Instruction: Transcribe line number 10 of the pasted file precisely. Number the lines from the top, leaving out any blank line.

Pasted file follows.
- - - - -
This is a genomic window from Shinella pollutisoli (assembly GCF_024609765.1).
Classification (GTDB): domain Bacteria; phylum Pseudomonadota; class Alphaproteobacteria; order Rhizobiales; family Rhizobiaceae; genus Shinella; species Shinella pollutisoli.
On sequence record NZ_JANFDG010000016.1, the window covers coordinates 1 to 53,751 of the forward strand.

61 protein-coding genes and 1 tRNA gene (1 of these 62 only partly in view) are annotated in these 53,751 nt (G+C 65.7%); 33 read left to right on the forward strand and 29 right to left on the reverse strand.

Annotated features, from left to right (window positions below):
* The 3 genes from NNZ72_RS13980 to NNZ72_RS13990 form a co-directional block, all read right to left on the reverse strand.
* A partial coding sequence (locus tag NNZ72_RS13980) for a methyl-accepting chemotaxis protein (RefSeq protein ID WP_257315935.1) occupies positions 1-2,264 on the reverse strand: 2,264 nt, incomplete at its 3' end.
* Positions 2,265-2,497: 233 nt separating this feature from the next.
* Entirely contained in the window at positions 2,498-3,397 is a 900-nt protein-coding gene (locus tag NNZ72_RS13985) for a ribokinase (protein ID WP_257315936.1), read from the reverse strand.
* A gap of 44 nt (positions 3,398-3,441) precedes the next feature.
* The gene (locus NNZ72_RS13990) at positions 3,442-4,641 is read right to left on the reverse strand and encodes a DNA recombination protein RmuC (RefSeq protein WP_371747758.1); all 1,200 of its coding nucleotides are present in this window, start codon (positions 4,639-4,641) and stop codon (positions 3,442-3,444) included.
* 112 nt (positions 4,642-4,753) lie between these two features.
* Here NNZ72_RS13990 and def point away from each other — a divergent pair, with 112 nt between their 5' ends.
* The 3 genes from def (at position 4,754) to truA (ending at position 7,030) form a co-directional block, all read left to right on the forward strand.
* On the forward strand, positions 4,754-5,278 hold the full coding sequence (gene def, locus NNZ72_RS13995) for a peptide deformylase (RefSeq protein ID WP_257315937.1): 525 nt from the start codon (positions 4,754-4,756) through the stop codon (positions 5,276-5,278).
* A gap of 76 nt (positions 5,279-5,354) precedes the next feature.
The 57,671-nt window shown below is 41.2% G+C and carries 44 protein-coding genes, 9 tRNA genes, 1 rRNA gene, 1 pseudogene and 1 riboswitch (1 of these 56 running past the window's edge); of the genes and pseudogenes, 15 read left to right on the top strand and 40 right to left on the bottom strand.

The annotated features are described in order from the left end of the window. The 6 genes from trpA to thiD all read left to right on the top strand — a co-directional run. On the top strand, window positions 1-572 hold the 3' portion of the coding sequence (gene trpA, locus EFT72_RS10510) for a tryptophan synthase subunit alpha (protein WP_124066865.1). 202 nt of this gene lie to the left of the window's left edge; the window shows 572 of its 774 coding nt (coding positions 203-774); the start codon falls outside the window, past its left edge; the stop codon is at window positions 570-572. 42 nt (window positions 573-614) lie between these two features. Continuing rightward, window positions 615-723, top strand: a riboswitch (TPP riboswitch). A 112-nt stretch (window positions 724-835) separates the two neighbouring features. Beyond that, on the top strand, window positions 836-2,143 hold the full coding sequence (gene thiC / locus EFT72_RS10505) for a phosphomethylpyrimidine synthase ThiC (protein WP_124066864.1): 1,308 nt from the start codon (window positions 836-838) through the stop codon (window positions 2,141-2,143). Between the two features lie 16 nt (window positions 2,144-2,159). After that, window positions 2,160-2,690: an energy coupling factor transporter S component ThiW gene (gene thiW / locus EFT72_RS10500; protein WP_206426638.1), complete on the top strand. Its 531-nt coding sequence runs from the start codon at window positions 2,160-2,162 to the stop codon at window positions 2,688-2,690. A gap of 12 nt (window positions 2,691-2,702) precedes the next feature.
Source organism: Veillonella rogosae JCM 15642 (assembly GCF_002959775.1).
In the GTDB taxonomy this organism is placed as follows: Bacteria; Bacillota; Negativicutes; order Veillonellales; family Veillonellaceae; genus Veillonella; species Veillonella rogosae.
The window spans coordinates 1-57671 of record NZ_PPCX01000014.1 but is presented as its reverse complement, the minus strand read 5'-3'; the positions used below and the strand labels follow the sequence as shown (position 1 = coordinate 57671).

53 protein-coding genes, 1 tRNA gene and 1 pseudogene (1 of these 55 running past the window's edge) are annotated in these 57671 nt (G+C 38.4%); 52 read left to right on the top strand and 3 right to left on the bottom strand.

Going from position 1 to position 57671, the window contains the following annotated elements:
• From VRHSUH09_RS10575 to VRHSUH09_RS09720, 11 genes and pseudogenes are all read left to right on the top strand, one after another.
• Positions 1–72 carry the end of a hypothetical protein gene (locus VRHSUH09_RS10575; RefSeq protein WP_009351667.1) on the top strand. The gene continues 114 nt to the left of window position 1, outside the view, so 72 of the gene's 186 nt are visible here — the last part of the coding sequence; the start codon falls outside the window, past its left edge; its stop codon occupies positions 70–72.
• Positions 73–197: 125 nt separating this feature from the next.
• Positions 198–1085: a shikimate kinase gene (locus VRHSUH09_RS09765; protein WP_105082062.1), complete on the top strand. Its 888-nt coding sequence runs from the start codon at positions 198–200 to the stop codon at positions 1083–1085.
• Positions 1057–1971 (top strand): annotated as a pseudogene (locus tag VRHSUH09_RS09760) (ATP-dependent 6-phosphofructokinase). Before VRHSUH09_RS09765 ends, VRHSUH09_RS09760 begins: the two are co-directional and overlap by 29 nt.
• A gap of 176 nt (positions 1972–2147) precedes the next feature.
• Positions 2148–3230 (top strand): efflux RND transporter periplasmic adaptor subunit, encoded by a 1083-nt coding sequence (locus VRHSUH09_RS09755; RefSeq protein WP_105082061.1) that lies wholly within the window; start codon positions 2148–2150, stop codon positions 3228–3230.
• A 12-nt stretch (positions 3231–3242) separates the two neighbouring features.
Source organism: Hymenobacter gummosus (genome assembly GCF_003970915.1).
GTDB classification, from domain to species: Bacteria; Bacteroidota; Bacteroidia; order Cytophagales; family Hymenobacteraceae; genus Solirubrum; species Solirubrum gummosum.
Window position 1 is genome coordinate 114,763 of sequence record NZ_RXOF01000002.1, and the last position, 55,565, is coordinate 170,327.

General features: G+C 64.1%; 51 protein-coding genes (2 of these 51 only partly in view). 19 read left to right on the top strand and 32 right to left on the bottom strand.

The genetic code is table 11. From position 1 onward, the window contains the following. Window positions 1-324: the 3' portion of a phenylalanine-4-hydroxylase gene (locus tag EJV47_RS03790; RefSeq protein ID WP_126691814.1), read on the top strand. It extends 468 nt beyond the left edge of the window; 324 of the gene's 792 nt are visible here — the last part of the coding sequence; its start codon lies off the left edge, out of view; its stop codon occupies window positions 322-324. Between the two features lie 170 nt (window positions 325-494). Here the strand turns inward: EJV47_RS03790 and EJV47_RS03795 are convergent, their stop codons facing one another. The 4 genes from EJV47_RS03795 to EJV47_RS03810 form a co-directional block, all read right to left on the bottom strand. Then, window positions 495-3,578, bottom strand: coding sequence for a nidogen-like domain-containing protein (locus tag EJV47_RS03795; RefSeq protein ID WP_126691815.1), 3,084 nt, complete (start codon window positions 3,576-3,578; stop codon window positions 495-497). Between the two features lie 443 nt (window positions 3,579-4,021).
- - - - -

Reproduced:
* A gap of 44 nt (positions 3,398-3,441) precedes the next feature.